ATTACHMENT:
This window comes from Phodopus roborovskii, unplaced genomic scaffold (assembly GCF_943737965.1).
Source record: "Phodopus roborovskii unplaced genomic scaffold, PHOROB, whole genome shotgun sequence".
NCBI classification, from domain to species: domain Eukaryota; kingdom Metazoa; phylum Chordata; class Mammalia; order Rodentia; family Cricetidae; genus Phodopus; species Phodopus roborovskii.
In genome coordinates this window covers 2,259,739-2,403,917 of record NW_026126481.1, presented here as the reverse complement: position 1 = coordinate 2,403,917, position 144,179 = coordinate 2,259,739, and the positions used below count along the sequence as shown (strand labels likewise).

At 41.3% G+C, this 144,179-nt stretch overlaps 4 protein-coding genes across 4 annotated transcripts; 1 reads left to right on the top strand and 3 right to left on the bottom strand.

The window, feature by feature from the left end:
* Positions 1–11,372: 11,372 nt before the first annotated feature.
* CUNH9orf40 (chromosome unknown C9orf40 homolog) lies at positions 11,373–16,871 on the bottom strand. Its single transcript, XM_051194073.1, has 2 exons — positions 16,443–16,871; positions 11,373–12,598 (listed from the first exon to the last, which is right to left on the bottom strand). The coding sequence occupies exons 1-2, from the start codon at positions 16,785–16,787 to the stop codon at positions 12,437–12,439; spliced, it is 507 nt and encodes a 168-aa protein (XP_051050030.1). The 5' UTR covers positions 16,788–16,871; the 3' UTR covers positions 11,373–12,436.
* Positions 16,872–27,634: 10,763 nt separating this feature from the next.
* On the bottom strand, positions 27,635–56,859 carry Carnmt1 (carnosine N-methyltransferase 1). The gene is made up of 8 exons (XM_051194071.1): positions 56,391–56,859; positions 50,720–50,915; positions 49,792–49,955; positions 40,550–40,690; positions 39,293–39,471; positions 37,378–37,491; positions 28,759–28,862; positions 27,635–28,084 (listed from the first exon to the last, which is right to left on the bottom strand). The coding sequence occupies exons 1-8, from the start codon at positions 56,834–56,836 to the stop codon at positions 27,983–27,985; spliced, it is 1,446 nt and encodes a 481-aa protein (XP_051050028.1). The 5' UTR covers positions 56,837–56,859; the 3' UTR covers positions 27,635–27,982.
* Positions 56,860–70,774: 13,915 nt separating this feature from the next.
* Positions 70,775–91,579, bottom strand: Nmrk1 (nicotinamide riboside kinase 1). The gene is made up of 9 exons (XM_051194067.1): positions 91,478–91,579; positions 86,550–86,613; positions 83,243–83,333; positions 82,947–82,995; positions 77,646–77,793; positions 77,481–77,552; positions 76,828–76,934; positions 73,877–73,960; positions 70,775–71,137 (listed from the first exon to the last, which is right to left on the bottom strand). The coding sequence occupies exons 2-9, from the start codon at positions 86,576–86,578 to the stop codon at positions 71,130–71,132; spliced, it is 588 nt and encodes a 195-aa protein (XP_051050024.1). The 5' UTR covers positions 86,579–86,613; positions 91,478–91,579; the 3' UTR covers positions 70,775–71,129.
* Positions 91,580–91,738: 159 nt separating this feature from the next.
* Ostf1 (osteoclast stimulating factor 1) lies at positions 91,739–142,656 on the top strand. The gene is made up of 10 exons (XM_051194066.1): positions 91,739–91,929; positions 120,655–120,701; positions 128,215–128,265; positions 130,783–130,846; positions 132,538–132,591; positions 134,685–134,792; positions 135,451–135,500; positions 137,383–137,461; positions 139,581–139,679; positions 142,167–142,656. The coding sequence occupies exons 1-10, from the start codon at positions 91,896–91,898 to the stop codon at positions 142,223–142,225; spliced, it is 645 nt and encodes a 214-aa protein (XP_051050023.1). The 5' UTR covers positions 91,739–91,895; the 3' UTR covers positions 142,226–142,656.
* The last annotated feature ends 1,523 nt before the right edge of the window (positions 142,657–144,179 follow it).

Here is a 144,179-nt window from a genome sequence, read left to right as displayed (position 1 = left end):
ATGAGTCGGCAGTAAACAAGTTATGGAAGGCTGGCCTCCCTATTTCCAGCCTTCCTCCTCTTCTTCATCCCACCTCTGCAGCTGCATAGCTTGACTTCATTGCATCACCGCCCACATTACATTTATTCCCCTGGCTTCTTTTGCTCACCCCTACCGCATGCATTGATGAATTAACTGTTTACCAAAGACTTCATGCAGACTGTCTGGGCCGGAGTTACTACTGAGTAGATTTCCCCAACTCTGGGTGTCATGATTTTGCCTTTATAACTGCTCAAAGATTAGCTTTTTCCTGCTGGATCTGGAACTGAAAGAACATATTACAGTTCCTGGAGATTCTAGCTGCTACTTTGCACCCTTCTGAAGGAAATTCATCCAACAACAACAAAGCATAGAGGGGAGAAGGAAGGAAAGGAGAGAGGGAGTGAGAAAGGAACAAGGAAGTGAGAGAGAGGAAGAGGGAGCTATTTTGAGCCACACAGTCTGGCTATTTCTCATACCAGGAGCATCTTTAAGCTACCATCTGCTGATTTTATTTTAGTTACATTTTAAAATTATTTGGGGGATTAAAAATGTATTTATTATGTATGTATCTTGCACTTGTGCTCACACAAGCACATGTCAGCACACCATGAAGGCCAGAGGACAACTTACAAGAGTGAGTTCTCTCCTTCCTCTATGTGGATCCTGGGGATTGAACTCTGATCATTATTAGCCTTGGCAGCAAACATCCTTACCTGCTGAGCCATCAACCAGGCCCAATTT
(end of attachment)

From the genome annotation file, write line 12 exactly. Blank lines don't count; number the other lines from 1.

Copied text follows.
* Positions 70,775–91,579, bottom strand: Nmrk1 (nicotinamide riboside kinase 1). The gene is made up of 9 exons (XM_051194067.1): positions 91,478–91,579; positions 86,550–86,613; positions 83,243–83,333; positions 82,947–82,995; positions 77,646–77,793; positions 77,481–77,552; positions 76,828–76,934; positions 73,877–73,960; positions 70,775–71,137 (listed from the first exon to the last, which is right to left on the bottom strand). The coding sequence occupies exons 2-9, from the start codon at positions 86,576–86,578 to the stop codon at positions 71,130–71,132; spliced, it is 588 nt and encodes a 195-aa protein (XP_051050024.1). The 5' UTR covers positions 86,579–86,613; positions 91,478–91,579; the 3' UTR covers positions 70,775–71,129.